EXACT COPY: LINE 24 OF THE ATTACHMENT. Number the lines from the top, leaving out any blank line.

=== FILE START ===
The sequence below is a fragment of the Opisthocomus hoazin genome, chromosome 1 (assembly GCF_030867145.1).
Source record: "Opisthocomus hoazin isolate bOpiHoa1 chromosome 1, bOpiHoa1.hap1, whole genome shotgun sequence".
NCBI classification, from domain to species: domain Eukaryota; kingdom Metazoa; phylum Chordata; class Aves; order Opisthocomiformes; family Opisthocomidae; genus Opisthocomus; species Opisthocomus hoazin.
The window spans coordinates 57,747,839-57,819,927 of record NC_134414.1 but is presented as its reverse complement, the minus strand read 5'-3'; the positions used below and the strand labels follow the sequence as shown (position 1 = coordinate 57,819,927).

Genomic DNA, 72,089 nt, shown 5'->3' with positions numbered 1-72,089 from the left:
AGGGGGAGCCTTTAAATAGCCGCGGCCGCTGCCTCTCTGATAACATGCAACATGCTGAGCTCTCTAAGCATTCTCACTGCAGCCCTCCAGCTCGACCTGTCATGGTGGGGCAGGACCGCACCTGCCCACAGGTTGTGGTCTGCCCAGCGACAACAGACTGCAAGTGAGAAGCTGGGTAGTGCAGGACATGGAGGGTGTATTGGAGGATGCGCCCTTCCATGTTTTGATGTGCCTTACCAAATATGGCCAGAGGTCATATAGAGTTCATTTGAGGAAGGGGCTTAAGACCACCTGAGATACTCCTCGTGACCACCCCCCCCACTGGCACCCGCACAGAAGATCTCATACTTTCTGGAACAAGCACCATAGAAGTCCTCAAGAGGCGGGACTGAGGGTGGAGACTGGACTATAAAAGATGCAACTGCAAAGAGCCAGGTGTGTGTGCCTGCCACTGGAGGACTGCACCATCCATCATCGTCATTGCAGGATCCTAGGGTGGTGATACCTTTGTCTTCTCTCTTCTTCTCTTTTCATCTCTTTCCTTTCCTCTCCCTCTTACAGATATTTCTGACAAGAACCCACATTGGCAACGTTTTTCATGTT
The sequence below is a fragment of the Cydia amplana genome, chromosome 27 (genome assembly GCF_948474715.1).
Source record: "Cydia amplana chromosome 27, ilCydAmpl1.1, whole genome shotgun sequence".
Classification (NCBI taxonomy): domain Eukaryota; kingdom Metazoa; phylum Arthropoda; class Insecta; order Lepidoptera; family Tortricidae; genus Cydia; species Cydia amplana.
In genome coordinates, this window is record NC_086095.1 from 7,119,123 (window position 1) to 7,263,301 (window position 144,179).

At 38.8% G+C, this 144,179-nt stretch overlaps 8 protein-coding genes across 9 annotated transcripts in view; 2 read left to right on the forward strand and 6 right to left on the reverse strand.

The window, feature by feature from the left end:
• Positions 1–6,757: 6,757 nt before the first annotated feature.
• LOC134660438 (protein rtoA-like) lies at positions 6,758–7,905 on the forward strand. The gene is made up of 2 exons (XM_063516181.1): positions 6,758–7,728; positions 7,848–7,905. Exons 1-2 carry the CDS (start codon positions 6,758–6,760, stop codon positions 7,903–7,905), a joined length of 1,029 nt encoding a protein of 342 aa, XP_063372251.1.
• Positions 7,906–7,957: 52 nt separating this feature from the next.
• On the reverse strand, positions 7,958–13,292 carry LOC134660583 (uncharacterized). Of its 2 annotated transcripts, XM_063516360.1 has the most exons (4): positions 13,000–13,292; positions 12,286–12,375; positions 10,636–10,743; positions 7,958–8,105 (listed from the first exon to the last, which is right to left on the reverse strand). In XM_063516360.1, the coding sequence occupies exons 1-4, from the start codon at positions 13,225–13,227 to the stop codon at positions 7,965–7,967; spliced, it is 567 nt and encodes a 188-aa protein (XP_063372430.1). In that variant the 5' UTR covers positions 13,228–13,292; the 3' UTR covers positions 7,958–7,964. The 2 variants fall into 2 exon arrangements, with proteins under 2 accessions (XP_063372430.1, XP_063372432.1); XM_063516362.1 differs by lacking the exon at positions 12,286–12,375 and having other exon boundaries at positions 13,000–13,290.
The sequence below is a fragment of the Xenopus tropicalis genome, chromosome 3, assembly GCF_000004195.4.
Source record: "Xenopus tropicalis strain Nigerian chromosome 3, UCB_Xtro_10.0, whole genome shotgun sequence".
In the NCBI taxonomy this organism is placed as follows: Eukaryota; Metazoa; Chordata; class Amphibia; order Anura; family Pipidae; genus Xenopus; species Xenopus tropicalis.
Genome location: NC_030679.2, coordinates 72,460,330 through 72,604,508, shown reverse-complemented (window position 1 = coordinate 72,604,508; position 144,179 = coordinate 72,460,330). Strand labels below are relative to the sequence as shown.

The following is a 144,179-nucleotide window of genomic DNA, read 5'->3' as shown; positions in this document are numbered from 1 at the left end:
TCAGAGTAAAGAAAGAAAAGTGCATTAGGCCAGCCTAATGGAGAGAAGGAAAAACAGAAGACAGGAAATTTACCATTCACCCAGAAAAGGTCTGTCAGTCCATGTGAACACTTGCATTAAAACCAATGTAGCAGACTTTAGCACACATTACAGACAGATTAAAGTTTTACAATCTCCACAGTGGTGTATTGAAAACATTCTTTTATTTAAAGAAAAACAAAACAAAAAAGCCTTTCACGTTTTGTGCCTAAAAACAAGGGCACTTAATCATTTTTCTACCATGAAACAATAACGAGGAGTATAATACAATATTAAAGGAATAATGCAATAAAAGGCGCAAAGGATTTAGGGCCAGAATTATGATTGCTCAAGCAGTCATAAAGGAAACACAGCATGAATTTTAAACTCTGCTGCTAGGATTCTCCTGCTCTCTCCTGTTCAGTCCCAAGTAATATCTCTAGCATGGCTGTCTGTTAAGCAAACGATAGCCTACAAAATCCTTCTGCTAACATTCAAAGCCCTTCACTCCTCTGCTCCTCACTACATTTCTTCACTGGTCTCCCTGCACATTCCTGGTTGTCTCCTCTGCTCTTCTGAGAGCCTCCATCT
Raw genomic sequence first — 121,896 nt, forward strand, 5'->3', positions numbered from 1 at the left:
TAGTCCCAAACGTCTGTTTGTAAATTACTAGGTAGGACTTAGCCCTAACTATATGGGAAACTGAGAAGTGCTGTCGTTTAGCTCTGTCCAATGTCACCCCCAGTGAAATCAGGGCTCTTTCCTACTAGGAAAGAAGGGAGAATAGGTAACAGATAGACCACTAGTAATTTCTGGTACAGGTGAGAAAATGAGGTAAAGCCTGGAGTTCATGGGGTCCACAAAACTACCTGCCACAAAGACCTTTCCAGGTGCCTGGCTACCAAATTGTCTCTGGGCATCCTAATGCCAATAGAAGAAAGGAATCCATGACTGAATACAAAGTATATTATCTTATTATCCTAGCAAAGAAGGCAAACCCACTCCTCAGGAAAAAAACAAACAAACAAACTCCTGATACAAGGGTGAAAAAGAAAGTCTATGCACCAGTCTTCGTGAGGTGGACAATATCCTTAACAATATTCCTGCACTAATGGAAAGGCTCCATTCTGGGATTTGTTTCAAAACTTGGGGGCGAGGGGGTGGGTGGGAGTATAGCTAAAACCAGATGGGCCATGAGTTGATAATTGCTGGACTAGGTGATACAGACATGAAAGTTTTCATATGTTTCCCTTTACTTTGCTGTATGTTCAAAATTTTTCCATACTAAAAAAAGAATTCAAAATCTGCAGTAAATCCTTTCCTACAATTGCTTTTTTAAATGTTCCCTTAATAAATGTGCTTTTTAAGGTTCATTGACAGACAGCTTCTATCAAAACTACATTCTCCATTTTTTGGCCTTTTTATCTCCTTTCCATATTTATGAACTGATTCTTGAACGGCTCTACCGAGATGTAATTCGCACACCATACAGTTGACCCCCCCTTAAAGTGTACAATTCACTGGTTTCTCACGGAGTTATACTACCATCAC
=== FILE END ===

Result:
TAGTCCCAAACGTCTGTTTGTAAATTACTAGGTAGGACTTAGCCCTAACTATATGGGAAACTGAGAAGTGCTGTCGTTTAGCTCTGTCCAATGTCACCCCCAGTGAAATCAGGGCTCTTTCCTACTAGGAAAGAAGGGAGAATAGGTAACAGATAGACCACTAGTAATTTCTGGTACAGGTGAGAAAATGAGGTAAAGCCTGGAGTTCATGGGGTCCACAAAACTACCTGCCACAAAGACCTTTCCAGGTGCCTGGCTACCAAATTGTCTCTGGGCATCCTAATGCCAATAGAAGAAAGGAATCCATGACTGAATACAAAGTATATTATCTTATTATCCTAGCAAAGAAGGCAAACCCACTCCTCAGGAAAAAAACAAACAAACAAACTCCTGATACAAGGGTGAAAAAGAAAGTCTATGCACCAGTCTTCGTGAGGTGGACAATATCCTTAACAATATTCCTGCACTAATGGAAAGGCTCCATTCTGGGATTTGTTTCAAAACTTGGGGGCGAGGGGGTGGGTGGGAGTATAGCTAAAACCAGATGGGCCATGAGTTGATAATTGCTGGACTAGGTGATACAGACATGAAAGTTTTCATATGTTTCCCTTTACTTTGCTGTATGTTCAAAATTTTTCCATACTAAAAAAAGAATTCAAAATCTGCAGTAAATCCTTTCCTACAATTGCTTTTTTAAATGTTCCCTTAATAAATGTGCTTTTTAAGGTTCATTGACAGACAGCTTCTATCAAAACTACATTCTCCATTTTTTGGCCTTTTTATCTCCTTTCCATATTTATGAACTGATTCTTGAACGGCTCTACCGAGATGTAATTCGCACACCATACAGTTGACCCCCCCTTAAAGTGTACAATTCACTGGTTTCTCACGGAGTTATACTACCATCAC